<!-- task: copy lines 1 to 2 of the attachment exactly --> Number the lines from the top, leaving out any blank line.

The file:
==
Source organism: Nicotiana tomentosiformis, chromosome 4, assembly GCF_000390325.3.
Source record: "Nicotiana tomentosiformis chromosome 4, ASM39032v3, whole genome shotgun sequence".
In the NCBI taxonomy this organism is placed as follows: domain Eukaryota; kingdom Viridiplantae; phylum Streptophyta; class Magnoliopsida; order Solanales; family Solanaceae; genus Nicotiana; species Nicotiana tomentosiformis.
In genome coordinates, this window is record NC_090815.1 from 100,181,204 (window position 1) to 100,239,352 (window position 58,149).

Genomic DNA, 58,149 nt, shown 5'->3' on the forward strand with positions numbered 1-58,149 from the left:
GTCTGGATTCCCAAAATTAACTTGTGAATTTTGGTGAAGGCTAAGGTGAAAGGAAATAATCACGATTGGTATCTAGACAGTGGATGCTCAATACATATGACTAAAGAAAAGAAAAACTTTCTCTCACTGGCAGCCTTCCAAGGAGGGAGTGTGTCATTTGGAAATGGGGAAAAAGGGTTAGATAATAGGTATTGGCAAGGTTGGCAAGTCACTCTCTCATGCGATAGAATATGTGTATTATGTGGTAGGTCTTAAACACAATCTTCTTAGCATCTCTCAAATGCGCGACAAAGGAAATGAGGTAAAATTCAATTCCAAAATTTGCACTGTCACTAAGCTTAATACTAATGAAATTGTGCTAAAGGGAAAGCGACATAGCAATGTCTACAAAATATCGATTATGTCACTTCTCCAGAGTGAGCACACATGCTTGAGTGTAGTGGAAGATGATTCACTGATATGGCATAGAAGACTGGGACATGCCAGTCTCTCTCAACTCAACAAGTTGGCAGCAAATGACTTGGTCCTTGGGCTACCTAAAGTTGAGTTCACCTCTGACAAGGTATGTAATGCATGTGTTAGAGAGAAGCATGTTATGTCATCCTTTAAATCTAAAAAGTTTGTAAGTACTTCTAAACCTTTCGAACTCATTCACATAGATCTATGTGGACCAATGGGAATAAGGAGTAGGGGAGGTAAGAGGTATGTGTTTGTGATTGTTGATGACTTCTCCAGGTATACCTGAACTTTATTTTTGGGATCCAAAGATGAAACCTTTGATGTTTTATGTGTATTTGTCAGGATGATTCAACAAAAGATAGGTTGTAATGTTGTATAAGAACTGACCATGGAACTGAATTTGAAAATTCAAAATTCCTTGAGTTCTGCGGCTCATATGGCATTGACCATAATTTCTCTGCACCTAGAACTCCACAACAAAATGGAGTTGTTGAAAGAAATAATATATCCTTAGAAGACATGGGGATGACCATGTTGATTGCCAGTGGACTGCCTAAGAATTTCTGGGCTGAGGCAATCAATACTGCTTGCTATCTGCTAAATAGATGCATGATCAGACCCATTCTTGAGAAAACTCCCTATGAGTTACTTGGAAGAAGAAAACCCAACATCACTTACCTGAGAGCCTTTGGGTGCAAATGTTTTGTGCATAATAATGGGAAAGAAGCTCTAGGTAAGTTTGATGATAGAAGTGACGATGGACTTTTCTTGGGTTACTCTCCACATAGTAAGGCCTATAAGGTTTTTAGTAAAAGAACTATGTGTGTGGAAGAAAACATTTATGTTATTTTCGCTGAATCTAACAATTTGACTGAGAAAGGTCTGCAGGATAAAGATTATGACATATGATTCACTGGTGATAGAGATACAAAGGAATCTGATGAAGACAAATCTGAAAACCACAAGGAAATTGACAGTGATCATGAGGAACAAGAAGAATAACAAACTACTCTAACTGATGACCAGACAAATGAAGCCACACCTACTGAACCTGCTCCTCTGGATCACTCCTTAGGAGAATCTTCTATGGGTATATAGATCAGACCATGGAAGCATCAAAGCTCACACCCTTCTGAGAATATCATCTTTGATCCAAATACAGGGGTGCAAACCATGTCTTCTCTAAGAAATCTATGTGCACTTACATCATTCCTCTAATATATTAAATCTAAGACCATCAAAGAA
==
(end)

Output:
Source organism: Nicotiana tomentosiformis, chromosome 4, assembly GCF_000390325.3.
Source record: "Nicotiana tomentosiformis chromosome 4, ASM39032v3, whole genome shotgun sequence".